3380. Hon Alison Xamon to the minister representing the Minister for Racing and Gaming:

I refer to the Greyhounds as Pets (GAP) program, and I ask:

(a) how does the GAP program ensure the suitability of potential families to be greyhound owners:

(i) what, if any, family life/work arrangements or housing space/fencing would lead to a family not qualifying as a suitable placement for a GAP greyhound; and

(b) where a greyhound enters the GAP program via the Greyhound Injury Full Recovery Scheme, at what point of recovery will a greyhound be permitted to be adopted:

(i)  if the greyhound is still needing medical attention or care, what information is provided to the adopting family; and

(ii)  does GAP ensure that they follow-up that medical care is completed?

Hon Alannah MacTiernan replied:

(a) Through a combination of the following:

Assessment of the applicants’ comprehensive application to adopt,

Desktop-based research verifying the applicants’ particulars,

Adoption counselling on the telephone and in person, including observations made during the family’s meeting of a greyhound; and

Sighting of required documentation for tenants.

(i) Significant undertakings are made by trained Greyhounds As Pets (GAP) staff to ensure that each greyhound is placed in a suitable environment. Each application requires comprehensive details with respect to the applicant, their living arrangements, ability to secure the greyhound properly at their premises, other animals present etc.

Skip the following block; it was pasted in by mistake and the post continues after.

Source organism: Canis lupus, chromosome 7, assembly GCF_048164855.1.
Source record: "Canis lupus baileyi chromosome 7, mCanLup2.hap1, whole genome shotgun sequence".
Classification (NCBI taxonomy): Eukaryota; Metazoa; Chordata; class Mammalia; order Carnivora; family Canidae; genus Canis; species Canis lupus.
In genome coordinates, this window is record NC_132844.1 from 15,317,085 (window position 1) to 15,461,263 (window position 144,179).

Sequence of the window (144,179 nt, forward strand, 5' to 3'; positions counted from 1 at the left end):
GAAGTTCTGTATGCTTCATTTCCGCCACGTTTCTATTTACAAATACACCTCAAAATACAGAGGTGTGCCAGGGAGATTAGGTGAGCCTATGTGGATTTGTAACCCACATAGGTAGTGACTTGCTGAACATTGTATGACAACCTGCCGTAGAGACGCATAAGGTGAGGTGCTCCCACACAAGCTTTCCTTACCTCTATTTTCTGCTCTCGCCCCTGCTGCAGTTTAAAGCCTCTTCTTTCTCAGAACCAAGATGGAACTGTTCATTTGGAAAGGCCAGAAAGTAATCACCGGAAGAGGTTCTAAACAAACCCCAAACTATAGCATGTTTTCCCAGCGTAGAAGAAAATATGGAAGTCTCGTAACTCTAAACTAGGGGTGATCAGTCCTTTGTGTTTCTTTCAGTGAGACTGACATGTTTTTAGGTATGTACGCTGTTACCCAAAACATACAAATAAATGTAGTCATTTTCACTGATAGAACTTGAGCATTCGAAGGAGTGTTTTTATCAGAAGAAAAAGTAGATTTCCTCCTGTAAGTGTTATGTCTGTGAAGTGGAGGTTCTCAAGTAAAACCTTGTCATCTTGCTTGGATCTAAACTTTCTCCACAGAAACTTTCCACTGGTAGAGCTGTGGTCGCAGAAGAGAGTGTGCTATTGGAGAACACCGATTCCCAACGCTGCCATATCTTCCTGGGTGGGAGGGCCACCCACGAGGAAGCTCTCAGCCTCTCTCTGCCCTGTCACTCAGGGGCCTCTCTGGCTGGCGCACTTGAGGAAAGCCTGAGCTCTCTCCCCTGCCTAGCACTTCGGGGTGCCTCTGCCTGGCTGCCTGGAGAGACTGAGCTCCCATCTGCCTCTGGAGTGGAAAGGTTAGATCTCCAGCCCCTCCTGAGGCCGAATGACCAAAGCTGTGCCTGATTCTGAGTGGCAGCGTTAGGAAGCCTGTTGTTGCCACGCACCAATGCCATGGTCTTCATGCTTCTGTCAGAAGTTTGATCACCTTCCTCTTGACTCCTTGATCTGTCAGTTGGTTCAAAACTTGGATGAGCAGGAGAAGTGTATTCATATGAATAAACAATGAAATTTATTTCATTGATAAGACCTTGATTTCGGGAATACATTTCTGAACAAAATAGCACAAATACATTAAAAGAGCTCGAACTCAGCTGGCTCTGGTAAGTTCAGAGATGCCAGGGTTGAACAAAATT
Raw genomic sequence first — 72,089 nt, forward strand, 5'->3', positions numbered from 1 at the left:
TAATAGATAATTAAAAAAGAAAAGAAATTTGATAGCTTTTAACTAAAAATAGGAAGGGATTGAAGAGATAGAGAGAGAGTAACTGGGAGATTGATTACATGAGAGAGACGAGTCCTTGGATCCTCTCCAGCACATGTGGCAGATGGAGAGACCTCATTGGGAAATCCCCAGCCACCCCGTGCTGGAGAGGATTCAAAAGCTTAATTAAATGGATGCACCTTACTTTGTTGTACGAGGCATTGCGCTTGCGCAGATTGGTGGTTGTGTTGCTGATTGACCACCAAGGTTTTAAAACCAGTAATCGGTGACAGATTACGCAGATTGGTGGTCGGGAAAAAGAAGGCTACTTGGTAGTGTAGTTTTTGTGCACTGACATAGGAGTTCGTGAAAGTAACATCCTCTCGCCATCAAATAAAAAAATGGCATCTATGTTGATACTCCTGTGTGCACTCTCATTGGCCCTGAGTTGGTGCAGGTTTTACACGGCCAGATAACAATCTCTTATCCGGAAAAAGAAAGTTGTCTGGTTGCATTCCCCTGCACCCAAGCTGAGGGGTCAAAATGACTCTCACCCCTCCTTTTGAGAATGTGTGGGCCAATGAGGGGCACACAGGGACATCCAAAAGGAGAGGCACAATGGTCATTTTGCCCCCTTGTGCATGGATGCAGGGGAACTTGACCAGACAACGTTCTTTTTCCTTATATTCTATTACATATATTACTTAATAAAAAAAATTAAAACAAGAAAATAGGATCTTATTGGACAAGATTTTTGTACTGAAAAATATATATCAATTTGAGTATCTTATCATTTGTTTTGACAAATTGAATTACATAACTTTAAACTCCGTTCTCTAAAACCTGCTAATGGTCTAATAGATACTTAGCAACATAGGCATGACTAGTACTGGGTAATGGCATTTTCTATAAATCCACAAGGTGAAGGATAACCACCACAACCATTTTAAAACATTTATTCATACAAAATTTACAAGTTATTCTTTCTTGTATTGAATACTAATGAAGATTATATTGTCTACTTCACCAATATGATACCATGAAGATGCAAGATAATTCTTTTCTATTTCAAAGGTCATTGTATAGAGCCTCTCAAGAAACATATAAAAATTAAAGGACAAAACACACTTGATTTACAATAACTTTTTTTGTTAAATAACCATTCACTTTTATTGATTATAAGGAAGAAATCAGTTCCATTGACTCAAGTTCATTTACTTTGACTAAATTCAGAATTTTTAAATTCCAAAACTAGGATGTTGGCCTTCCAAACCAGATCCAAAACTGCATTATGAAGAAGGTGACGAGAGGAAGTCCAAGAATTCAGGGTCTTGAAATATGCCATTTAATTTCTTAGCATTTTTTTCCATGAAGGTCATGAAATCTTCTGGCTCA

Given the array of variables it is not possible to definitively identify every scenario where a family may not qualify as a suitable placement for a GAP greyhound, however, every reasonable effort is made to ensure all necessary requirements are satisfied taking into account the family, its circumstances and the specific needs of the greyhound in question.

(b)       (i)–(ii)

Greyhounds entering GAP via the Greyhound Injury Full Recovery Scheme progress through GAP’s standard rehoming procedures when the contracted veterinary clinic indicates that no further re-visits are required thereby clearing the greyhound for adoption. The duration prior to adoption varies on a case by case basis depending on injury severity and progress.

GAP informs the adopting family of the nature of the injury that the greyhound has been treated for. GAP has standard follow-up procedures within the first six months post-adoption where contact is made with the adopters and all matters pertaining to the greyhound are discussed.


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